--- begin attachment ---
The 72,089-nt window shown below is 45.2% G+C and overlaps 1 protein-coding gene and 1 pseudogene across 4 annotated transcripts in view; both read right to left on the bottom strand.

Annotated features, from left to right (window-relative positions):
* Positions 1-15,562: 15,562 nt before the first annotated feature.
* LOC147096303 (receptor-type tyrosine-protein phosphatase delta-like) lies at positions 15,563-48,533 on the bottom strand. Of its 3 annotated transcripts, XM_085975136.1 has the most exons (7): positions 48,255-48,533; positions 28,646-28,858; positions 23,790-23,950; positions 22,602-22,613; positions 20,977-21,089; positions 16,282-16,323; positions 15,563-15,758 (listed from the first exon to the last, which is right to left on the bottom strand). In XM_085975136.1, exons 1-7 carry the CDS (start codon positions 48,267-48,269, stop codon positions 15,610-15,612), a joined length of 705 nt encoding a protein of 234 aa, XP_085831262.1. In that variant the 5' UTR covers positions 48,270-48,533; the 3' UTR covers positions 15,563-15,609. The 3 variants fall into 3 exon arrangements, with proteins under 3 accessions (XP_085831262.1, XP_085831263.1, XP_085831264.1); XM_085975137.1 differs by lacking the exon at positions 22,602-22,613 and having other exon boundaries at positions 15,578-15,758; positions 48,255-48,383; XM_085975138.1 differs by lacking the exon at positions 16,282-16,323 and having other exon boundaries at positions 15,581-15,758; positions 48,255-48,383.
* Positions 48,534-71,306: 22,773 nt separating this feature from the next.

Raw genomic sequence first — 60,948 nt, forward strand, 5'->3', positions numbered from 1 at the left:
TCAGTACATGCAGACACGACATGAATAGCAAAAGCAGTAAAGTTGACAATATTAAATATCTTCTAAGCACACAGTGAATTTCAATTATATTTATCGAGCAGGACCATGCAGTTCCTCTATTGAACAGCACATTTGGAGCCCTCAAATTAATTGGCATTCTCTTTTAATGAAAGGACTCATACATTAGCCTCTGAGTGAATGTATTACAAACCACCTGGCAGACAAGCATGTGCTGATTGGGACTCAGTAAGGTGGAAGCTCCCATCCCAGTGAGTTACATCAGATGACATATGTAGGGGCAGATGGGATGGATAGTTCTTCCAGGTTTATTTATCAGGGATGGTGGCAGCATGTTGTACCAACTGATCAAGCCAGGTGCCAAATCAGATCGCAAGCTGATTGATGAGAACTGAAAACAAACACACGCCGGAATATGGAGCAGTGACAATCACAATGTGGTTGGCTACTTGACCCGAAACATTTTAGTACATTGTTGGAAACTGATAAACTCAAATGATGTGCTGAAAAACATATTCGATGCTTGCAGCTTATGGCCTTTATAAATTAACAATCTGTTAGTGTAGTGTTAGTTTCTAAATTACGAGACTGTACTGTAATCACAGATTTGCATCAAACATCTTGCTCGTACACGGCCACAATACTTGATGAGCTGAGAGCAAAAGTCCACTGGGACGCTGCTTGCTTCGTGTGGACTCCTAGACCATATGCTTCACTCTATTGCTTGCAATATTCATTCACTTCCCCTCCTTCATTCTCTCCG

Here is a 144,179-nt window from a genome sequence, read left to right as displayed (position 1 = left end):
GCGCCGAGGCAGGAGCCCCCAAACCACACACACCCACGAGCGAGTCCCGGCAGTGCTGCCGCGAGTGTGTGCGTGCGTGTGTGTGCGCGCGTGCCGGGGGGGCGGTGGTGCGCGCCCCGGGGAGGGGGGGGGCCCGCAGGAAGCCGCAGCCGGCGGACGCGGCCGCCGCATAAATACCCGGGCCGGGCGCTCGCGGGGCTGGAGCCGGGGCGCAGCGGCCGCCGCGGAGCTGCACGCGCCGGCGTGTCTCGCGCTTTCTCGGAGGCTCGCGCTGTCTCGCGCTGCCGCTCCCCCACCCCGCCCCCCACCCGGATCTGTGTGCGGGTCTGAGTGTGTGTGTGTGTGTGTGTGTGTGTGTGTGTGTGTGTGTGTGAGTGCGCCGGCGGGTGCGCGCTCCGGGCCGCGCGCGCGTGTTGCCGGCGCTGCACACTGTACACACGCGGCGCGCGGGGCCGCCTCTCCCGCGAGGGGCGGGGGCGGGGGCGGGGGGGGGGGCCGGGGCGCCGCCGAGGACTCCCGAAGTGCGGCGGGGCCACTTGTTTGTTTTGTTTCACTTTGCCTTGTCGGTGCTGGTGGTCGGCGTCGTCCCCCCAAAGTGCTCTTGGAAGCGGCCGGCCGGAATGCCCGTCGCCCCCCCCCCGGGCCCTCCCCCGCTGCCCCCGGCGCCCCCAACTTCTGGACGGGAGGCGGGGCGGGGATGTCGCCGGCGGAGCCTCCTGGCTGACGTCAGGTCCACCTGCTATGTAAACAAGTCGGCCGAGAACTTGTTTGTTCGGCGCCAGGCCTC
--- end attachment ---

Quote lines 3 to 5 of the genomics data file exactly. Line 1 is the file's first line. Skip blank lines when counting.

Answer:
* Positions 1-15,562: 15,562 nt before the first annotated feature.
* LOC147096303 (receptor-type tyrosine-protein phosphatase delta-like) lies at positions 15,563-48,533 on the bottom strand. Of its 3 annotated transcripts, XM_085975136.1 has the most exons (7): positions 48,255-48,533; positions 28,646-28,858; positions 23,790-23,950; positions 22,602-22,613; positions 20,977-21,089; positions 16,282-16,323; positions 15,563-15,758 (listed from the first exon to the last, which is right to left on the bottom strand). In XM_085975136.1, exons 1-7 carry the CDS (start codon positions 48,267-48,269, stop codon positions 15,610-15,612), a joined length of 705 nt encoding a protein of 234 aa, XP_085831262.1. In that variant the 5' UTR covers positions 48,270-48,533; the 3' UTR covers positions 15,563-15,609. The 3 variants fall into 3 exon arrangements, with proteins under 3 accessions (XP_085831262.1, XP_085831263.1, XP_085831264.1); XM_085975137.1 differs by lacking the exon at positions 22,602-22,613 and having other exon boundaries at positions 15,578-15,758; positions 48,255-48,383; XM_085975138.1 differs by lacking the exon at positions 16,282-16,323 and having other exon boundaries at positions 15,581-15,758; positions 48,255-48,383.
* Positions 48,534-71,306: 22,773 nt separating this feature from the next.